Tilden & Shepherd, 1987; Usui et al., 2004) and seven compared a multifa-
der et al., 2005; Brattebo et al., 2002; Chen et al., 2004; Cole et al., 2002;
combined with case management elements (Bauer et al., 2006; Bookbinder
et al., 2005; Chen et al., 2004; Cole et al., 2002; Kampan, 2006) or with com-
plex quality improvement programs (Bookbinder et al., 2005; Philbin et al.,
2000). Five studies were assessed as at low risk of bias with the remaining
22 rated as moderate. Table 1 presents a summary of the quality assessment.
Effects of Pathway Interventions
Comparison 1: Single CPW Intervention Versus Usual Care
In-hospital complications were measured in five invasive pathway studies
and all reported improved outcomes for the CPW group (Aizawa et al.,
12 Evaluation & the Health Professions 35(1)
2002; Choong et al., 2000; Delaney et al., 2003; Kiyama et al., 2003;
Marelich et al., 2000). The invasive CPW conditions included were TURP
(Aizawa et al., 2002), femoral neck fracture (Choong et al., 2000), laparot-
omy and intestinal resection (Delaney et al., 2003), gastrectomy (Kiyama
et al., 2003), and mechanical ventilation. The combined odds ratio (OR) for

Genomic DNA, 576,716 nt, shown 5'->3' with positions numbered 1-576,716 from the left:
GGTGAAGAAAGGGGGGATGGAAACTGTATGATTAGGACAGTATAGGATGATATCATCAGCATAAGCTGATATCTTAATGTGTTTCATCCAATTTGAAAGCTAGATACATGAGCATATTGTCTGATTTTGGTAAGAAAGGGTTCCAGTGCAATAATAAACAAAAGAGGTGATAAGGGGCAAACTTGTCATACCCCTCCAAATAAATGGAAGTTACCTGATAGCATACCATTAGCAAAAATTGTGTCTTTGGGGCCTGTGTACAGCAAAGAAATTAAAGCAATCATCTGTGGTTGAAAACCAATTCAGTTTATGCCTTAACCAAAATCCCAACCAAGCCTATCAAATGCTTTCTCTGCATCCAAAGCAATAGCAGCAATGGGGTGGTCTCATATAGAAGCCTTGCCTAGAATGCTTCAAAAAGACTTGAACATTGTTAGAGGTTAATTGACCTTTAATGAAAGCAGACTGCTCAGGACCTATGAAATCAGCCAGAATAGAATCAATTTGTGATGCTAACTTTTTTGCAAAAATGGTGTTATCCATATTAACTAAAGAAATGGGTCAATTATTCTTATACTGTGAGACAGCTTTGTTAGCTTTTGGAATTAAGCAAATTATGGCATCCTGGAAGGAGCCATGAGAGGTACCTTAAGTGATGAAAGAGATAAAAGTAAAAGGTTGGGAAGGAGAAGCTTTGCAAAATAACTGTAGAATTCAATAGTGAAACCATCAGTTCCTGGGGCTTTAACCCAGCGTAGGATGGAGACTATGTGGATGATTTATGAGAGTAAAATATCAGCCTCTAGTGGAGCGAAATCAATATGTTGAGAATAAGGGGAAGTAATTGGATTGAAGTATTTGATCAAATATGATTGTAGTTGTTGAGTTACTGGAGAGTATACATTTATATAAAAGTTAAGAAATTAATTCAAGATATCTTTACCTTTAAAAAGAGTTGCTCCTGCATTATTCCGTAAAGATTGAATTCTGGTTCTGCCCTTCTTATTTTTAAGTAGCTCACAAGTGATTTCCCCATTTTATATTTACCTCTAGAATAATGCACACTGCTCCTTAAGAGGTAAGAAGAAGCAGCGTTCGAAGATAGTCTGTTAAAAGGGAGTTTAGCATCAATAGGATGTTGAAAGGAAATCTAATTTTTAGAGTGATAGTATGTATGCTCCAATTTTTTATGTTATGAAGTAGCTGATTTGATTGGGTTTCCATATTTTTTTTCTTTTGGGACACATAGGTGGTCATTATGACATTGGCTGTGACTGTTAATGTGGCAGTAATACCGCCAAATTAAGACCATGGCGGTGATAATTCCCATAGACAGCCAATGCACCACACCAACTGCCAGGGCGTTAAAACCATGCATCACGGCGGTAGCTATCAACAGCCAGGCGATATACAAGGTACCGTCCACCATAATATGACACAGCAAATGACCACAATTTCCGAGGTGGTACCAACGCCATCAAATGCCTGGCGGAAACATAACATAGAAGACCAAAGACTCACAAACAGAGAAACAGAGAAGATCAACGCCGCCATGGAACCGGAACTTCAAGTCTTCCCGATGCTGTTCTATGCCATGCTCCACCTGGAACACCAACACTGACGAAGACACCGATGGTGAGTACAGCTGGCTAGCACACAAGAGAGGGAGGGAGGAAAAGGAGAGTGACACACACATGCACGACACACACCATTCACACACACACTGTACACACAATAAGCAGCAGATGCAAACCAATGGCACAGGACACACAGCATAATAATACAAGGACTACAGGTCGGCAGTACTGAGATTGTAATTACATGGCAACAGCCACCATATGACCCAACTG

in-hospital complications was 0.58 (95% CI [0.36, 0.94]) in favor of inva-
sive CPWs and statistically significant. The effect of CPWs on in-hospital
complications in the individual studies are depicted together with the
pooled OR in Figure 1. Statistical heterogeneity was not present among
the studies, indicating reliable pooled (in-hospital complications) results.
There was clinical variance in the range of follow-up periods that were used
as well as varying definitions of the term (in-hospital) complications.
The in-hospital complications included in the primary studies were post-
operative infections, thrombosis, bleeding, and pneumonia.
Six measures were comparable in terms of hospital readmission reported
for all causes and characterized with follow-up periods up to 6 months
(Aizawa et al., 2002; Choong et al., 2000; Delaney et al., 2003; Dowsey
et al., 1999; Gomez et al., 1996; Roberts et al., 1997). None of these
reported readmission rates reached statistical significance as reported in the
primary investigations. Statistical heterogeneity was not present (I2¼ 0%)
among the studies. The pooled OR for readmission was 0.6 (95% CI [0.32,
1.13]) in favor of clinical pathways but was not statistically significant.
Within the subgroup of single pathway interventions, three studies were
clinically and statistically comparable and reported in-hospital mortality
rates. The pooled OR for in-hospital mortality was 0.84 (95% CI [0.61,
1.11]) in favor of CPWs but did not reach a statistically significant level.
Three studies measured the impact of CPWs on quality and quantity
of documentation in medical records and two reported positive findings
(Doherty & Jones, 2006; Sulch et al., 2002; Tilden & Shepherd, 1987).
Doherty (2006) reported on the documentation of severity of asthma and
Sulch et al. (2002) measured the documentation of team goals for stroke